Asking a TA for a recommendation letter -good or bad?

<p>I am currently a freshman at an university that I only choose to attend because it is significantly cheaper than my top choice. Now, I am absolutely miserable and is transferring. </p>

<p>Transfer applications require a recommendation letter from a professor, but the problem is that all my classes are intro level courses, which means that it's a lecture with 300-400 people. My professors won't know who I am, let alone be able to write a recommendation letter for me. I am taking a freshman english seminar, and it is taught by a TA. Even though she is not a professor, do you think it will be alright for her to write my letter of recommendation? </p>

<p>Also, I am reapplying to my top choice school. I was accepted and offered a place in their Class of 2015, I accepted and placed a deposit down but in June I changed my mind and withdraw to attend my current university. Do you think that will hurt my chances of transferring in again? or will it better my chance because I was accepted before?</p>

<p>Generally LORs can come from an Instructor in a college class, meaning a Prof, Instructor, TA, etc. (see the CA Instructor form). Unless the colleges you are applying to specifically state that the LOR should come from a Prof, a TA is fine, for the reason you state.</p>

<p>I don't think that the fact that you were accepted before will either hurt or help your chances as a transfer. At least you know that you were a competitive fr applicant, however, transferring is more difficult at some selective colleges as they have lower admission rates.</p>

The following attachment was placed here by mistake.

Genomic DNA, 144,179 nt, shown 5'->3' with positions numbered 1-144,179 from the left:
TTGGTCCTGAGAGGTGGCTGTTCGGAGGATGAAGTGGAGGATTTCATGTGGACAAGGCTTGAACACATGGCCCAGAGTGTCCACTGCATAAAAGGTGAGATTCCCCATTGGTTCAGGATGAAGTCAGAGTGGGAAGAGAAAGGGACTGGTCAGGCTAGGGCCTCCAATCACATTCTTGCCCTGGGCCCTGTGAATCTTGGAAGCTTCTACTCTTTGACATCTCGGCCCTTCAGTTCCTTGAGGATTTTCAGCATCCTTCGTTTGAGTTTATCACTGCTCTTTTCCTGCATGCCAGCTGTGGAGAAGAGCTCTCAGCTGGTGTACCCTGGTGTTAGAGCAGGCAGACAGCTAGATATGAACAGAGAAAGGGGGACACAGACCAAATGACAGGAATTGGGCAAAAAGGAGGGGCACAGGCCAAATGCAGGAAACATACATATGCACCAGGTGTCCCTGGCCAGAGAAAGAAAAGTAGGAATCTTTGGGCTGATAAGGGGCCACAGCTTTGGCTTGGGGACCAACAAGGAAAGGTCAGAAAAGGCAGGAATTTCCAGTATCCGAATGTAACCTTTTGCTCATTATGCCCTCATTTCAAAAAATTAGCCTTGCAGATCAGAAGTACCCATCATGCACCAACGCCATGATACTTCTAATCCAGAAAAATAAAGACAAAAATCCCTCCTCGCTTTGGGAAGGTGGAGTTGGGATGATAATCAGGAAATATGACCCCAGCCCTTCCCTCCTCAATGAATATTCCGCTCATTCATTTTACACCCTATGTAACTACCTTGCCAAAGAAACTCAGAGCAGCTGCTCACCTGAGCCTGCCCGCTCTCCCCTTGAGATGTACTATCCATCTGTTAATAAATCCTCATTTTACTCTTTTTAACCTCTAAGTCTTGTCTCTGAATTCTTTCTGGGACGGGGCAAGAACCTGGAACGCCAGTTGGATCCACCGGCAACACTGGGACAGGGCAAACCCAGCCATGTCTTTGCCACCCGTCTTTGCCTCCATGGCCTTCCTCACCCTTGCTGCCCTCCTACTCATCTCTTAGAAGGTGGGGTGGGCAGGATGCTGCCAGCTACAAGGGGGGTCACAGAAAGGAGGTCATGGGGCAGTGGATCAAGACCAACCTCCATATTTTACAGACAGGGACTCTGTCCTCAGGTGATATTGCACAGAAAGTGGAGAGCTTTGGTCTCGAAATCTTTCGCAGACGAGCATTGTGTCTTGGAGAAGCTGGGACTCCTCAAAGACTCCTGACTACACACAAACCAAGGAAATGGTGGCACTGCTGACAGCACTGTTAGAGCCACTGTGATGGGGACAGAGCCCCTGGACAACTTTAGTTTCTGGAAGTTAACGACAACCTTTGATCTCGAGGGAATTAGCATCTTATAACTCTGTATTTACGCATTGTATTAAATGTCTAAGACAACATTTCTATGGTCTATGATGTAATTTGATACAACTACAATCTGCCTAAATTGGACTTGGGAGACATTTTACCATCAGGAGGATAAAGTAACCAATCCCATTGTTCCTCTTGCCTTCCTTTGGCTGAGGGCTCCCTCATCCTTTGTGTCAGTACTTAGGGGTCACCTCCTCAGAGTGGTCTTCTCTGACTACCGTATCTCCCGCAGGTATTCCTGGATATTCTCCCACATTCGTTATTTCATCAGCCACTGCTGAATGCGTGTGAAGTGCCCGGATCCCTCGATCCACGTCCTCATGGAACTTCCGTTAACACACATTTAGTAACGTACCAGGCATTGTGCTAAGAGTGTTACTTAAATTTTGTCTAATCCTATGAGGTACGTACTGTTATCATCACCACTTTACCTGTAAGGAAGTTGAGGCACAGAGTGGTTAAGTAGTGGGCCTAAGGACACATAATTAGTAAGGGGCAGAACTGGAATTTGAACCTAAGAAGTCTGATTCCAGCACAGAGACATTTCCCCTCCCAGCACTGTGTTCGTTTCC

<p>I would personally ask for a joint letter from a professor that has a TA that knows you. For example in your 300 person class, there must be small groups. If that TA knows your level of work, ask if you could have a joint letter. Then go to your professor introduce yourself, say what it's for and ask if they could write it together. The professor will 99.9% of the time let the TA write it and will just cosign it after reading it and agreeing on the language. Usually small English seminars are not the most appropriate letters, unless you were planning on majoring in English and this was a select small group on purpose.</p>